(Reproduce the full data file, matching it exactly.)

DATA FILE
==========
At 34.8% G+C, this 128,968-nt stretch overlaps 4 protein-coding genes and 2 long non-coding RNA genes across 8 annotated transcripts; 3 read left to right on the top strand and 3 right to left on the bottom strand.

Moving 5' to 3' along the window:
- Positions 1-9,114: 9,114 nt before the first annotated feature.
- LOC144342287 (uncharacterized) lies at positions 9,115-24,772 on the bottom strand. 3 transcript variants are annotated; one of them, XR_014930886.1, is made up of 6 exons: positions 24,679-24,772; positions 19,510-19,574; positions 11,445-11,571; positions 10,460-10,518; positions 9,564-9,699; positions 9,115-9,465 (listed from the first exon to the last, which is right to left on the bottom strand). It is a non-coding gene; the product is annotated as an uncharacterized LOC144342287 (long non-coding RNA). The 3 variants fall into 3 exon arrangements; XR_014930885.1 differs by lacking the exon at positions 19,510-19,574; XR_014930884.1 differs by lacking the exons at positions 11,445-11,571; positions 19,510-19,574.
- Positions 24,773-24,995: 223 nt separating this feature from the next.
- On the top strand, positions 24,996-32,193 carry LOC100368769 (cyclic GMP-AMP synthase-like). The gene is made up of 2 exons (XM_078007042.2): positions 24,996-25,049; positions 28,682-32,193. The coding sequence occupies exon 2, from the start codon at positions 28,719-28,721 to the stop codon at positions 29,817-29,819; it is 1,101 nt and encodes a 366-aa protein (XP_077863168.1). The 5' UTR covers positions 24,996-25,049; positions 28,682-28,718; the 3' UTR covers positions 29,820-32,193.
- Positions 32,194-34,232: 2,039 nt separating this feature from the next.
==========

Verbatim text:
At 34.8% G+C, this 128,968-nt stretch overlaps 4 protein-coding genes and 2 long non-coding RNA genes across 8 annotated transcripts; 3 read left to right on the top strand and 3 right to left on the bottom strand.

Moving 5' to 3' along the window:
- Positions 1-9,114: 9,114 nt before the first annotated feature.
- LOC144342287 (uncharacterized) lies at positions 9,115-24,772 on the bottom strand. 3 transcript variants are annotated; one of them, XR_014930886.1, is made up of 6 exons: positions 24,679-24,772; positions 19,510-19,574; positions 11,445-11,571; positions 10,460-10,518; positions 9,564-9,699; positions 9,115-9,465 (listed from the first exon to the last, which is right to left on the bottom strand). It is a non-coding gene; the product is annotated as an uncharacterized LOC144342287 (long non-coding RNA). The 3 variants fall into 3 exon arrangements; XR_014930885.1 differs by lacking the exon at positions 19,510-19,574; XR_014930884.1 differs by lacking the exons at positions 11,445-11,571; positions 19,510-19,574.
- Positions 24,773-24,995: 223 nt separating this feature from the next.
- On the top strand, positions 24,996-32,193 carry LOC100368769 (cyclic GMP-AMP synthase-like). The gene is made up of 2 exons (XM_078007042.2): positions 24,996-25,049; positions 28,682-32,193. The coding sequence occupies exon 2, from the start codon at positions 28,719-28,721 to the stop codon at positions 29,817-29,819; it is 1,101 nt and encodes a 366-aa protein (XP_077863168.1). The 5' UTR covers positions 24,996-25,049; positions 28,682-28,718; the 3' UTR covers positions 29,820-32,193.
- Positions 32,194-34,232: 2,039 nt separating this feature from the next.